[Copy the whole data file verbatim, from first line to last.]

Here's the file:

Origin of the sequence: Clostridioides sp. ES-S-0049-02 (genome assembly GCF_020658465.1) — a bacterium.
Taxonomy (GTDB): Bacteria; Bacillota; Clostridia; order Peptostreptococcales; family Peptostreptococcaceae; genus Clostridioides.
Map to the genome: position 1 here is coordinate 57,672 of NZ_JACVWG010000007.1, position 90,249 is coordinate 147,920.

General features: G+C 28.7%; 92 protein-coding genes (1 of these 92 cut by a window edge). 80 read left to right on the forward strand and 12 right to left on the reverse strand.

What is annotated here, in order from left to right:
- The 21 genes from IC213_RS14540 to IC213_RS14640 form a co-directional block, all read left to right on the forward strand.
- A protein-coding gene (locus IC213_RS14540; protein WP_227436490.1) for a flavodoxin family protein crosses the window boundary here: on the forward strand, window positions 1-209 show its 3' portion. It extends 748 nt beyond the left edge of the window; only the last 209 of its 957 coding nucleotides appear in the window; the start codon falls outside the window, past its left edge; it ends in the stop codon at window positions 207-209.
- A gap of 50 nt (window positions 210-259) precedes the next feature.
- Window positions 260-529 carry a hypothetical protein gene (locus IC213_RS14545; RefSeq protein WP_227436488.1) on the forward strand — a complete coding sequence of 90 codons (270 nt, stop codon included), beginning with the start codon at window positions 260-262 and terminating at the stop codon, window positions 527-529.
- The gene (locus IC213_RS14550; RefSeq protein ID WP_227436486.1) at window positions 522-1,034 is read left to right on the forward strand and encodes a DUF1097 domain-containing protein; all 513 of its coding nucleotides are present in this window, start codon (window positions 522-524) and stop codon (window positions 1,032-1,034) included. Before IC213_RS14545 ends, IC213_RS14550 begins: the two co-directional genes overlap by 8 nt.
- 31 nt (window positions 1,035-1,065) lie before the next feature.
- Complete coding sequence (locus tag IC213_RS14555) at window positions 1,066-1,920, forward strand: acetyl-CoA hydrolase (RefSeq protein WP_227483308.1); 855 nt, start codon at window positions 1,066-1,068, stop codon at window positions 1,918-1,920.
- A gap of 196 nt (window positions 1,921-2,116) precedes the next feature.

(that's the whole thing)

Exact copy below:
Origin of the sequence: Clostridioides sp. ES-S-0049-02 (genome assembly GCF_020658465.1) — a bacterium.
Taxonomy (GTDB): Bacteria; Bacillota; Clostridia; order Peptostreptococcales; family Peptostreptococcaceae; genus Clostridioides.
Map to the genome: position 1 here is coordinate 57,672 of NZ_JACVWG010000007.1, position 90,249 is coordinate 147,920.

General features: G+C 28.7%; 92 protein-coding genes (1 of these 92 cut by a window edge). 80 read left to right on the forward strand and 12 right to left on the reverse strand.

What is annotated here, in order from left to right:
- The 21 genes from IC213_RS14540 to IC213_RS14640 form a co-directional block, all read left to right on the forward strand.
- A protein-coding gene (locus IC213_RS14540; protein WP_227436490.1) for a flavodoxin family protein crosses the window boundary here: on the forward strand, window positions 1-209 show its 3' portion. It extends 748 nt beyond the left edge of the window; only the last 209 of its 957 coding nucleotides appear in the window; the start codon falls outside the window, past its left edge; it ends in the stop codon at window positions 207-209.
- A gap of 50 nt (window positions 210-259) precedes the next feature.
- Window positions 260-529 carry a hypothetical protein gene (locus IC213_RS14545; RefSeq protein WP_227436488.1) on the forward strand — a complete coding sequence of 90 codons (270 nt, stop codon included), beginning with the start codon at window positions 260-262 and terminating at the stop codon, window positions 527-529.
- The gene (locus IC213_RS14550; RefSeq protein ID WP_227436486.1) at window positions 522-1,034 is read left to right on the forward strand and encodes a DUF1097 domain-containing protein; all 513 of its coding nucleotides are present in this window, start codon (window positions 522-524) and stop codon (window positions 1,032-1,034) included. Before IC213_RS14545 ends, IC213_RS14550 begins: the two co-directional genes overlap by 8 nt.
- 31 nt (window positions 1,035-1,065) lie before the next feature.
- Complete coding sequence (locus tag IC213_RS14555) at window positions 1,066-1,920, forward strand: acetyl-CoA hydrolase (RefSeq protein WP_227483308.1); 855 nt, start codon at window positions 1,066-1,068, stop codon at window positions 1,918-1,920.
- A gap of 196 nt (window positions 1,921-2,116) precedes the next feature.